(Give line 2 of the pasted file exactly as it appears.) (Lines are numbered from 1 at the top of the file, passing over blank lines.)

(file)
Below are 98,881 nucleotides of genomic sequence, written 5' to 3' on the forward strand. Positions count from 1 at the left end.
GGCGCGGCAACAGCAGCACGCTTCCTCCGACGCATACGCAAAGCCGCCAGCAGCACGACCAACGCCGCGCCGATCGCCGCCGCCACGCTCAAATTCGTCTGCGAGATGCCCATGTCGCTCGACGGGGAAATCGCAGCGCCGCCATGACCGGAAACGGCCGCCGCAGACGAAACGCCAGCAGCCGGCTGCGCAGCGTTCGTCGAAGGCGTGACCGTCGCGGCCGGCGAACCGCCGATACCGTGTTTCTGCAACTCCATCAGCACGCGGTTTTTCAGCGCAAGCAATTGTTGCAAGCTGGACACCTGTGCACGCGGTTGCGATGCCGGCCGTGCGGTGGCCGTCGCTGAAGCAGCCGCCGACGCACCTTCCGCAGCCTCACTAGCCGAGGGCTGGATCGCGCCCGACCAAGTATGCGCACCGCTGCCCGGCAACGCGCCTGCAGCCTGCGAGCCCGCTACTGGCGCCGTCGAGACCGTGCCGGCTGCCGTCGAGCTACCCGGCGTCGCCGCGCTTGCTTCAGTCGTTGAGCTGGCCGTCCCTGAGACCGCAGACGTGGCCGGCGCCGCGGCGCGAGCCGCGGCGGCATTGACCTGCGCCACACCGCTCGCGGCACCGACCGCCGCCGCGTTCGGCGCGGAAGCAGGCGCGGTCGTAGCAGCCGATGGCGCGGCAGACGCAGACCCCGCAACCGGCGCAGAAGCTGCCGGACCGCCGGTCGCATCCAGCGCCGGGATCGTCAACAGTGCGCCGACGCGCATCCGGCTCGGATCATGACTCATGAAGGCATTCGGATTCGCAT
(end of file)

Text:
GGCGCGGCAACAGCAGCACGCTTCCTCCGACGCATACGCAAAGCCGCCAGCAGCACGACCAACGCCGCGCCGATCGCCGCCGCCACGCTCAAATTCGTCTGCGAGATGCCCATGTCGCTCGACGGGGAAATCGCAGCGCCGCCATGACCGGAAACGGCCGCCGCAGACGAAACGCCAGCAGCCGGCTGCGCAGCGTTCGTCGAAGGCGTGACCGTCGCGGCCGGCGAACCGCCGATACCGTGTTTCTGCAACTCCATCAGCACGCGGTTTTTCAGCGCAAGCAATTGTTGCAAGCTGGACACCTGTGCACGCGGTTGCGATGCCGGCCGTGCGGTGGCCGTCGCTGAAGCAGCCGCCGACGCACCTTCCGCAGCCTCACTAGCCGAGGGCTGGATCGCGCCCGACCAAGTATGCGCACCGCTGCCCGGCAACGCGCCTGCAGCCTGCGAGCCCGCTACTGGCGCCGTCGAGACCGTGCCGGCTGCCGTCGAGCTACCCGGCGTCGCCGCGCTTGCTTCAGTCGTTGAGCTGGCCGTCCCTGAGACCGCAGACGTGGCCGGCGCCGCGGCGCGAGCCGCGGCGGCATTGACCTGCGCCACACCGCTCGCGGCACCGACCGCCGCCGCGTTCGGCGCGGAAGCAGGCGCGGTCGTAGCAGCCGATGGCGCGGCAGACGCAGACCCCGCAACCGGCGCAGAAGCTGCCGGACCGCCGGTCGCATCCAGCGCCGGGATCGTCAACAGTGCGCCGACGCGCATCCGGCTCGGATCATGACTCATGAAGGCATTCGGATTCGCAT